A deck planter is a good way to incorporate greenery into your deck or patio. Because decks are generally made of wood and not placed directly onto the ground, a deck planter must be lightweight and yet still sturdy enough to counterbalance the top weight of trees or shrubs that may be planted in them. Additionally, a deck planter should be thick enough to protect the roots of tender plants in winter. One good medium you can use to build a deck planter is hypertufa. Hypertufa is a cement derivative that simulates tufa stone.
Secure all the seams of both of your boxes with duct tape. Line the inside of the larger box and the exterior of the smaller box with a plastic dry-cleaning bag and tape the bag in place. Coat the surfaces of the laundry bags with cooking spray.
Stand the four PVC pieces on their ends inside the larger box.
Mix one part Portland cement, one part vermiculite and one part peat moss in a 5-gallon bucket. Add water gradually until the mixture is the consistency of a mud pie.
Pack the cement mixture into the bottom of the large box around the PVC pipe pieces until the box is filled to a depth that the pipe pieces are halfway covered.
Cut a piece of chicken wire with wire cutters so that it is slightly smaller than the bottom of the box. Cut holes in the wire for the four pieces of pipe. Place the chicken wire into the bottom of the box and press it into the surface of the cement mixture.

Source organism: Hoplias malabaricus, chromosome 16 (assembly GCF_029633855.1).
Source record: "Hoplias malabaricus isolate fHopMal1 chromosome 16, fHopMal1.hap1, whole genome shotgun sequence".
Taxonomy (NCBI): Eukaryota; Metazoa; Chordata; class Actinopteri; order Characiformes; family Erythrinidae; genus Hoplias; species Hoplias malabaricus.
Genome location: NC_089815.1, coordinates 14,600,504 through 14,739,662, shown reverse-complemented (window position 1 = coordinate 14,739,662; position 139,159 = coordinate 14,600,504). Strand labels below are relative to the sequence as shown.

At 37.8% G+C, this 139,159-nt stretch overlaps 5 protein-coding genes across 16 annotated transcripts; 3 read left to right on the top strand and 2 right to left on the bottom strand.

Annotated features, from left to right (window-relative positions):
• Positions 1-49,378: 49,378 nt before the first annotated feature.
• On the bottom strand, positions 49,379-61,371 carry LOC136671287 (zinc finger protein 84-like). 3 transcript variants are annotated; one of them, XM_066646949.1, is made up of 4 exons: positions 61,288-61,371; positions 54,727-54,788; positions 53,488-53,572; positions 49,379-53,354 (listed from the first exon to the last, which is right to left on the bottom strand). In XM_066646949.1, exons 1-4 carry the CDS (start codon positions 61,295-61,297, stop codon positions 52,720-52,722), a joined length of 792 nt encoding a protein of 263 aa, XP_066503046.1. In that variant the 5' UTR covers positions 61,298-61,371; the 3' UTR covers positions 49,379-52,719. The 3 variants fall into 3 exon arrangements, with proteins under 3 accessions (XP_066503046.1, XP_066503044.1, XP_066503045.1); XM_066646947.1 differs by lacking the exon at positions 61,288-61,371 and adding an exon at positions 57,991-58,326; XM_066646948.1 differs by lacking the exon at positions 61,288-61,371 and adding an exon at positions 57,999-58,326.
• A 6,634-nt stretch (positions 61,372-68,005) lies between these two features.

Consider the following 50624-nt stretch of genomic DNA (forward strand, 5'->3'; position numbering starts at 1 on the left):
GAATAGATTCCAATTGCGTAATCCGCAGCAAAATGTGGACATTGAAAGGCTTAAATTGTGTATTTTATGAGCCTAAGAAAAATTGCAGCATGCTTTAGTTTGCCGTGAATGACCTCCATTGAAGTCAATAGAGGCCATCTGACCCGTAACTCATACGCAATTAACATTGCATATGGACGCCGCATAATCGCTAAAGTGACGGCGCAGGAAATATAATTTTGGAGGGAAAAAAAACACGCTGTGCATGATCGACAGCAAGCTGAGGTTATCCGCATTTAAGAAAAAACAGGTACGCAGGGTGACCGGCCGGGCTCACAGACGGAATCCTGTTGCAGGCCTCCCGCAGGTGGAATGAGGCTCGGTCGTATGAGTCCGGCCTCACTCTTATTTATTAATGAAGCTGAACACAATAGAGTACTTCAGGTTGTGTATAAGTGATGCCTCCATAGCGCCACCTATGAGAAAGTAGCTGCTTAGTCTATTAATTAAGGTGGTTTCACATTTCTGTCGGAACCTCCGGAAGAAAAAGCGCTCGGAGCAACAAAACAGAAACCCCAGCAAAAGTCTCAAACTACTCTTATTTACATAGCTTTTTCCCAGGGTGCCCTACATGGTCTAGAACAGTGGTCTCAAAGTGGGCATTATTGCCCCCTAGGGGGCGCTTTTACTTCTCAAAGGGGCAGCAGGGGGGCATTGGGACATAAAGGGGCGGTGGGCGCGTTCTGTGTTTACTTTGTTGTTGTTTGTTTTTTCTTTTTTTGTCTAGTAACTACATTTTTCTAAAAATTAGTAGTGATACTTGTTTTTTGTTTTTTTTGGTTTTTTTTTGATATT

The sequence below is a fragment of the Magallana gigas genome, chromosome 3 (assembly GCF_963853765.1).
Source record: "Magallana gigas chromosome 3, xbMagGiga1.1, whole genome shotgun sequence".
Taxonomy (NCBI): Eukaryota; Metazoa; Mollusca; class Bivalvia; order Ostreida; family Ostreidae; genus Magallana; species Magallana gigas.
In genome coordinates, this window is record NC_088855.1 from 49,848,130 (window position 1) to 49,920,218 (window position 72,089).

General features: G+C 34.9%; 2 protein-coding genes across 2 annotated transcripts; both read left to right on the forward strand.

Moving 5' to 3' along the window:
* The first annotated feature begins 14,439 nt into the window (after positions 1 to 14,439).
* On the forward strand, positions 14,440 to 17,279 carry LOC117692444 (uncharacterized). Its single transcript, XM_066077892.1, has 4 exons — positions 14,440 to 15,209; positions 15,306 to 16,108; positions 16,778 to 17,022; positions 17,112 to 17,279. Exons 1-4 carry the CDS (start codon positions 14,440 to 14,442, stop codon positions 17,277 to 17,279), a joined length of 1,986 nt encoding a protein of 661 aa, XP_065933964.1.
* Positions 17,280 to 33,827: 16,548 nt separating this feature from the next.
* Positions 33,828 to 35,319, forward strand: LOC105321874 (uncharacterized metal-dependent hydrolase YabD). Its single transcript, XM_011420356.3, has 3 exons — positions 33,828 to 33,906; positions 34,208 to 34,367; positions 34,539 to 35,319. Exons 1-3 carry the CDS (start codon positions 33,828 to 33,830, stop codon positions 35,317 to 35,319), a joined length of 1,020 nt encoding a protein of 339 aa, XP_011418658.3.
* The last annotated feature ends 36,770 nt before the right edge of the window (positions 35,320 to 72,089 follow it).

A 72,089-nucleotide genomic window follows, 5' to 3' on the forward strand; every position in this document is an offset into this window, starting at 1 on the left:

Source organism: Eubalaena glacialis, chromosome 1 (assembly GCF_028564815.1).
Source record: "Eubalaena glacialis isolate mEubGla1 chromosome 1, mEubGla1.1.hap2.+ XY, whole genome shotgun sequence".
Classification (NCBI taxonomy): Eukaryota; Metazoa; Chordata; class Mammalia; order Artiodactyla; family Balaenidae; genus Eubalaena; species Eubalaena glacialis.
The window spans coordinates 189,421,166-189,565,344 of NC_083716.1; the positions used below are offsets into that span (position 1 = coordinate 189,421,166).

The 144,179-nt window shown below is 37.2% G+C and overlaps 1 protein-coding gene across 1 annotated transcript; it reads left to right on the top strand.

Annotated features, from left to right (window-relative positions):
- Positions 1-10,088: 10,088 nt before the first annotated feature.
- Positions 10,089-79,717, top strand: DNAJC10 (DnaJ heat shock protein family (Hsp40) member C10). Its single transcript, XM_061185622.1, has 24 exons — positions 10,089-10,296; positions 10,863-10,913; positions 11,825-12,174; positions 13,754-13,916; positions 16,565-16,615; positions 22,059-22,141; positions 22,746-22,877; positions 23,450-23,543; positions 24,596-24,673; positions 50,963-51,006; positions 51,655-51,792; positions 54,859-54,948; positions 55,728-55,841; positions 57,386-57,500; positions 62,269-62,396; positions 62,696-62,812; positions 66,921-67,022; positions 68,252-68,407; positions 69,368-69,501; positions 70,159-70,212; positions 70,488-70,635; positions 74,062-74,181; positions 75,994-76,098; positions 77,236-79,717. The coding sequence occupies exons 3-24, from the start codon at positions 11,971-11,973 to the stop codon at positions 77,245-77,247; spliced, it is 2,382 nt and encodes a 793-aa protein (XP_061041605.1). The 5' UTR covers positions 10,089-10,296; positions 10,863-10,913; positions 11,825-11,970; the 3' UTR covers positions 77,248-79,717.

Pack more cement by hand into the bottom of the box over the chicken wire and around the PVC pipe until the cement is level with the tops of the PVC pipe.
Place the smaller box on top of the cement mixture so that there is an equal amount of space between the smaller and larger boxes on all sides. Insert chicken wire sheets into each side of the box, pressing them down into the cement mixture at the bottom of the box.
Pack the cement mixture into the spaces on all sides of the box. Tap the cement down and remove air pockets by shoving on the mixture with a dowel rod. Mist the boxes with water from a water bottle. Cover the boxes with plastic dry-cleaning bags and allow the mixture to cure for 72 hours.
Unmold the container from the boxes carefully and brush away the rough edges with a copper-bristled brush. Mist the container, wrap it in plastic and allow it to dry for another two weeks.
Spray the container with water and allow the limestone to leech out of the container for two weeks. Rinse with a solution of ¼ cup vinegar to 1 gallon of water before filling with dirt and planting.